European Wolves Could Be Replaced by Wolf-Dog Hybrids

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When we view dogs as close friends and wolves as dangerous enemies, we tend to forget that both are beasts of the same species. Our loving domestic dog is merely a wolf subspecies, which becomes obvious if you look at their Latin names. In the language of science, the wolf is known as Canis lupus, while the dog is called Canis lupus familiaris. What belonging to the same species also implies is that wolves and dogs can crossbreed – and in reality, they do. This creates wolf-dog hybrids.

While there is a notorious practice of breeding wolf-dog hybrids for pets or in the process of creating new dog breeds, the cross breedings often happen spontaneously when wolves encounter feral or free-roaming dogs. Scientists are now worried that the future of the 17,000 wolves known to live in Europe is in jeopardy because of the “genetic pollution” that comes from dog populations. The wolves could soon lose their genetic identity, which would effectively lead to the extinction of true wild wolves.


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European Wolves (Canis Lupus).  Photo: Emma Websdale, CC BY-SA 2.0
European Wolves (Canis Lupus). Photo: Emma Websdale, CC BY-SA 2.0

The comprehensive study included a large number of scientists – it has reviewed more than 40 scientific views on the topic.  While all opinions are united when it comes to the identification of the problem, they are divided when it comes to the solution.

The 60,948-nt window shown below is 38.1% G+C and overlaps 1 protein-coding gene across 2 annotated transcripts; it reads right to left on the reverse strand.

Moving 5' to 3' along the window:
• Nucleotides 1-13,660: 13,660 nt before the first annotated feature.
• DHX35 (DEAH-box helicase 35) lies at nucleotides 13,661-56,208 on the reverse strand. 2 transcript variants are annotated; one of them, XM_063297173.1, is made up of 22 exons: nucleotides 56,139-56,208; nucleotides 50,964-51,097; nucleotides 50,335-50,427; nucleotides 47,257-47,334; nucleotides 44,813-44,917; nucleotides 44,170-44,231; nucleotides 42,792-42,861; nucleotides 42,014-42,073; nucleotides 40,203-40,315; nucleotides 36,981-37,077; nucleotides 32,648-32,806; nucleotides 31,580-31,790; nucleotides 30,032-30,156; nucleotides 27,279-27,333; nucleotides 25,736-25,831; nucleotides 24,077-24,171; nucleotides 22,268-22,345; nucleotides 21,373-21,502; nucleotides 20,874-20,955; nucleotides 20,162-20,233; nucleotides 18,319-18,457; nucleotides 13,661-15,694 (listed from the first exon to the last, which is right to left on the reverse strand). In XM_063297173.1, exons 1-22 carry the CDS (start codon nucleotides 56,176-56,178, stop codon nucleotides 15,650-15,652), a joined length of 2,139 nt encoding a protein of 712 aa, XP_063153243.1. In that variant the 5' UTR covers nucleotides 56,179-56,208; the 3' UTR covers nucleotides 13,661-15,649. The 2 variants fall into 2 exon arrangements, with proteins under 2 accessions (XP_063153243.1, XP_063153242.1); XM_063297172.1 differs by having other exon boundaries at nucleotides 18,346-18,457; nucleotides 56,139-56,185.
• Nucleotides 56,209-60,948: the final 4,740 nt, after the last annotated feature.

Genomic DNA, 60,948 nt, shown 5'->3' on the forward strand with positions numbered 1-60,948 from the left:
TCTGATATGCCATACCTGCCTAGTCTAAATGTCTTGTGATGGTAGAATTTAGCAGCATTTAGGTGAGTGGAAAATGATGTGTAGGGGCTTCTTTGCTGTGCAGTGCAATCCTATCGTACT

The question of how to remove wolf-dog hybrids and free-roaming dogs from the gene pool is an ethical issue. Humane solutions would include the Catch-Neuter-Release technique that is often used for stray dogs, and/or keeping the hybrids in captivity. The other solution an unpopular one – killing the unwanted animals. Unfortunately, the lack of consensus can lead will prolong the much-needed action, leading to the further escalation of the problem.

A wolf-dog hybrid.  Photo: BrandonLord, CC BY-ND 2.0
A wolf-dog hybrid. Photo: BrandonLord, CC BY-ND 2.0

The study’s lead author, Valerio Donfrancesco of the Centre for Ecology and Conservation at the University of Exeter’s Penryn Campus stated that: “We need to address this issue before wolf-dog hybrids backcross with wolves to the extent that wolf populations will be lost to hybrid swarms, and the conservation of wild populations will become unfeasible (…) The disagreements emerged from diverging ethical values between scientists of different backgrounds, such as ecologists and geneticists, from the lack of data on the effectiveness of different interventions, and from the worry of some scientists that on practical grounds allowing the removal of hybrids would open a legal loophole for the killing of wolves.

Donfrancesco’s worries about the loophole are justified. Although their ecological value has been well-established – and made well-known by George Monbiot’s popular short lecture, wolves remain a dread to livestock farmers and a special treat for European hunters.  The concerns seem to be justified, but the time is merciless – and it is ticking out.

It seems most appropriate to conclude with the study’s co-author Dr Nibedita Mukherjee’s words: “We hope that by highlighting areas of disagreement and why they occur, we will be able to build a more unified scientific opinion, and aid an effective management of this urgent issue.

The Study:

Donfrancesco, V., Ciucci, P., Salvatori, V., Benson, D., Andersen, L. W., Bassi, E., … & Capitani, C. (2019). Unravelling the scientific debate on how to address wolf-dog hybridization in Europe. Frontiers in Ecology and Evolution7, 175. https://doi.org/10.3389/fevo.2019.00175

Wolf-dog ‘swarms’ threaten Europe’s wolves. (2019, November 22). Retrieved from https://blog.frontiersin.org/2019/09/05/ecology-evolution-wolf-dog-hybrids/

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